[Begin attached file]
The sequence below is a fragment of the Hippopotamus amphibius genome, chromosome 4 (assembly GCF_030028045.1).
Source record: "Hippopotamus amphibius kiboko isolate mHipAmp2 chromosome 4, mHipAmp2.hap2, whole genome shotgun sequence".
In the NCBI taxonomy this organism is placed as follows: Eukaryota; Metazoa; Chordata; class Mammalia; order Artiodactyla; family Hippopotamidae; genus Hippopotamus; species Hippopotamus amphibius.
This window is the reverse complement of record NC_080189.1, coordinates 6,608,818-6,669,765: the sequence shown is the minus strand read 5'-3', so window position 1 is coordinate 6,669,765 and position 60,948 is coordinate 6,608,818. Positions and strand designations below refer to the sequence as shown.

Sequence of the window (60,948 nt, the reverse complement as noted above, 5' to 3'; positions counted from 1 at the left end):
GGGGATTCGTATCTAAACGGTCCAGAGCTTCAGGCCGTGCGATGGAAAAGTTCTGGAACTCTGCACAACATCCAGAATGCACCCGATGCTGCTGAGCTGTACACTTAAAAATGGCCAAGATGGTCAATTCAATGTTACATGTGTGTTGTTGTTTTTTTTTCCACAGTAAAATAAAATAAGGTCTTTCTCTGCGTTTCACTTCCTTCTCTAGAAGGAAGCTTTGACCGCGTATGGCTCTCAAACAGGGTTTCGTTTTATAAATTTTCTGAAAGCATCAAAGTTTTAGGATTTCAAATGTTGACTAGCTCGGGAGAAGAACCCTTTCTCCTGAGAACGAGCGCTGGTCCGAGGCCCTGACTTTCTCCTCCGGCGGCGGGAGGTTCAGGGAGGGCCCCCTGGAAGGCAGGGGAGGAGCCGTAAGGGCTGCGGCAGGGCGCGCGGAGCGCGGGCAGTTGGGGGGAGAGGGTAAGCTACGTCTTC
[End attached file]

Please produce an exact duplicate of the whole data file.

The sequence below is a fragment of the Hippopotamus amphibius genome, chromosome 4 (assembly GCF_030028045.1).
Source record: "Hippopotamus amphibius kiboko isolate mHipAmp2 chromosome 4, mHipAmp2.hap2, whole genome shotgun sequence".
In the NCBI taxonomy this organism is placed as follows: Eukaryota; Metazoa; Chordata; class Mammalia; order Artiodactyla; family Hippopotamidae; genus Hippopotamus; species Hippopotamus amphibius.
This window is the reverse complement of record NC_080189.1, coordinates 6,608,818-6,669,765: the sequence shown is the minus strand read 5'-3', so window position 1 is coordinate 6,669,765 and position 60,948 is coordinate 6,608,818. Positions and strand designations below refer to the sequence as shown.

Sequence of the window (60,948 nt, the reverse complement as noted above, 5' to 3'; positions counted from 1 at the left end):
GGGGATTCGTATCTAAACGGTCCAGAGCTTCAGGCCGTGCGATGGAAAAGTTCTGGAACTCTGCACAACATCCAGAATGCACCCGATGCTGCTGAGCTGTACACTTAAAAATGGCCAAGATGGTCAATTCAATGTTACATGTGTGTTGTTGTTTTTTTTTCCACAGTAAAATAAAATAAGGTCTTTCTCTGCGTTTCACTTCCTTCTCTAGAAGGAAGCTTTGACCGCGTATGGCTCTCAAACAGGGTTTCGTTTTATAAATTTTCTGAAAGCATCAAAGTTTTAGGATTTCAAATGTTGACTAGCTCGGGAGAAGAACCCTTTCTCCTGAGAACGAGCGCTGGTCCGAGGCCCTGACTTTCTCCTCCGGCGGCGGGAGGTTCAGGGAGGGCCCCCTGGAAGGCAGGGGAGGAGCCGTAAGGGCTGCGGCAGGGCGCGCGGAGCGCGGGCAGTTGGGGGGAGAGGGTAAGCTACGTCTTC